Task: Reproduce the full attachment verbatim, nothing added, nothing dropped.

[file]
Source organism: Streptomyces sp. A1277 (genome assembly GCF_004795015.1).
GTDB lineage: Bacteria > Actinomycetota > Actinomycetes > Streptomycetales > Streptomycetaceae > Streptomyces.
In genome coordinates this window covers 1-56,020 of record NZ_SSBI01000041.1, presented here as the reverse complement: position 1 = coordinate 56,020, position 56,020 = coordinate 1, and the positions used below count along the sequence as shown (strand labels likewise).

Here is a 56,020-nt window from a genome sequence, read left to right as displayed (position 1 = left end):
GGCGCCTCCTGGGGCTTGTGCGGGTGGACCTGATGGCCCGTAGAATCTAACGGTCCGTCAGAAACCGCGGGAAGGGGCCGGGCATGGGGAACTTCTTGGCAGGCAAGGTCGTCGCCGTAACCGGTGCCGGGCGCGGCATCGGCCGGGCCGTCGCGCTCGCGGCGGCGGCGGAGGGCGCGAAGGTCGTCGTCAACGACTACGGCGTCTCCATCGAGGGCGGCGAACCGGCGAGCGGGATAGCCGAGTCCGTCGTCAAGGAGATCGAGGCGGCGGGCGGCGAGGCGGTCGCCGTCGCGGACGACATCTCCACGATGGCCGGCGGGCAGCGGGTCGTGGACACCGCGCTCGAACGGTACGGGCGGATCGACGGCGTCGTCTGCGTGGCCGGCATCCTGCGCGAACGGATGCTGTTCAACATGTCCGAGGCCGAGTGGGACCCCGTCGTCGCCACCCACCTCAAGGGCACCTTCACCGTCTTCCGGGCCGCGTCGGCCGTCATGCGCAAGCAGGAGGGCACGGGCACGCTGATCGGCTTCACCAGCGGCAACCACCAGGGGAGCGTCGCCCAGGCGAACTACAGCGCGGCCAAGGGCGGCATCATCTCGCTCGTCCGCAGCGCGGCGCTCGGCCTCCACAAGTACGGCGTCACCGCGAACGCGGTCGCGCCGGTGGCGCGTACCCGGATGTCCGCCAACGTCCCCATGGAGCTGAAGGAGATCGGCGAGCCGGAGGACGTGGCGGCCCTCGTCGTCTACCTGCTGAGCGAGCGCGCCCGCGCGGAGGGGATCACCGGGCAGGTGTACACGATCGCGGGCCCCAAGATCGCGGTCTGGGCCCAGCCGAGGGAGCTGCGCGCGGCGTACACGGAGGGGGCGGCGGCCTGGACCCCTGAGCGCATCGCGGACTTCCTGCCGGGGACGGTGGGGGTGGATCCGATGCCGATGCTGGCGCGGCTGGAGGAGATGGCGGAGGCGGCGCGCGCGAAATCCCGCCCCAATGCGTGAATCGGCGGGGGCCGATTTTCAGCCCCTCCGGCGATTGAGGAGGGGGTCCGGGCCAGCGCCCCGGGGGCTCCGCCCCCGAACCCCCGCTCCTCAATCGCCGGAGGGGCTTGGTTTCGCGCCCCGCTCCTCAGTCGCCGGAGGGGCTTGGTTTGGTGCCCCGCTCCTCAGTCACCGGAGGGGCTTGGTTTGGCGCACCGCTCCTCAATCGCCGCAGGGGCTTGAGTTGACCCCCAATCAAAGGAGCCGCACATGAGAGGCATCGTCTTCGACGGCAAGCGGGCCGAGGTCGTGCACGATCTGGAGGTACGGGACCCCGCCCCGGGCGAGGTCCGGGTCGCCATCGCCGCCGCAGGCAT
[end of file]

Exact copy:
Source organism: Streptomyces sp. A1277 (genome assembly GCF_004795015.1).
GTDB lineage: Bacteria > Actinomycetota > Actinomycetes > Streptomycetales > Streptomycetaceae > Streptomyces.
In genome coordinates this window covers 1-56,020 of record NZ_SSBI01000041.1, presented here as the reverse complement: position 1 = coordinate 56,020, position 56,020 = coordinate 1, and the positions used below count along the sequence as shown (strand labels likewise).

Here is a 56,020-nt window from a genome sequence, read left to right as displayed (position 1 = left end):
GGCGCCTCCTGGGGCTTGTGCGGGTGGACCTGATGGCCCGTAGAATCTAACGGTCCGTCAGAAACCGCGGGAAGGGGCCGGGCATGGGGAACTTCTTGGCAGGCAAGGTCGTCGCCGTAACCGGTGCCGGGCGCGGCATCGGCCGGGCCGTCGCGCTCGCGGCGGCGGCGGAGGGCGCGAAGGTCGTCGTCAACGACTACGGCGTCTCCATCGAGGGCGGCGAACCGGCGAGCGGGATAGCCGAGTCCGTCGTCAAGGAGATCGAGGCGGCGGGCGGCGAGGCGGTCGCCGTCGCGGACGACATCTCCACGATGGCCGGCGGGCAGCGGGTCGTGGACACCGCGCTCGAACGGTACGGGCGGATCGACGGCGTCGTCTGCGTGGCCGGCATCCTGCGCGAACGGATGCTGTTCAACATGTCCGAGGCCGAGTGGGACCCCGTCGTCGCCACCCACCTCAAGGGCACCTTCACCGTCTTCCGGGCCGCGTCGGCCGTCATGCGCAAGCAGGAGGGCACGGGCACGCTGATCGGCTTCACCAGCGGCAACCACCAGGGGAGCGTCGCCCAGGCGAACTACAGCGCGGCCAAGGGCGGCATCATCTCGCTCGTCCGCAGCGCGGCGCTCGGCCTCCACAAGTACGGCGTCACCGCGAACGCGGTCGCGCCGGTGGCGCGTACCCGGATGTCCGCCAACGTCCCCATGGAGCTGAAGGAGATCGGCGAGCCGGAGGACGTGGCGGCCCTCGTCGTCTACCTGCTGAGCGAGCGCGCCCGCGCGGAGGGGATCACCGGGCAGGTGTACACGATCGCGGGCCCCAAGATCGCGGTCTGGGCCCAGCCGAGGGAGCTGCGCGCGGCGTACACGGAGGGGGCGGCGGCCTGGACCCCTGAGCGCATCGCGGACTTCCTGCCGGGGACGGTGGGGGTGGATCCGATGCCGATGCTGGCGCGGCTGGAGGAGATGGCGGAGGCGGCGCGCGCGAAATCCCGCCCCAATGCGTGAATCGGCGGGGGCCGATTTTCAGCCCCTCCGGCGATTGAGGAGGGGGTCCGGGCCAGCGCCCCGGGGGCTCCGCCCCCGAACCCCCGCTCCTCAATCGCCGGAGGGGCTTGGTTTCGCGCCCCGCTCCTCAGTCGCCGGAGGGGCTTGGTTTGGTGCCCCGCTCCTCAGTCACCGGAGGGGCTTGGTTTGGCGCACCGCTCCTCAATCGCCGCAGGGGCTTGAGTTGACCCCCAATCAAAGGAGCCGCACATGAGAGGCATCGTCTTCGACGGCAAGCGGGCCGAGGTCGTGCACGATCTGGAGGTACGGGACCCCGCCCCGGGCGAGGTCCGGGTCGCCATCGCCGCCGCAGGCAT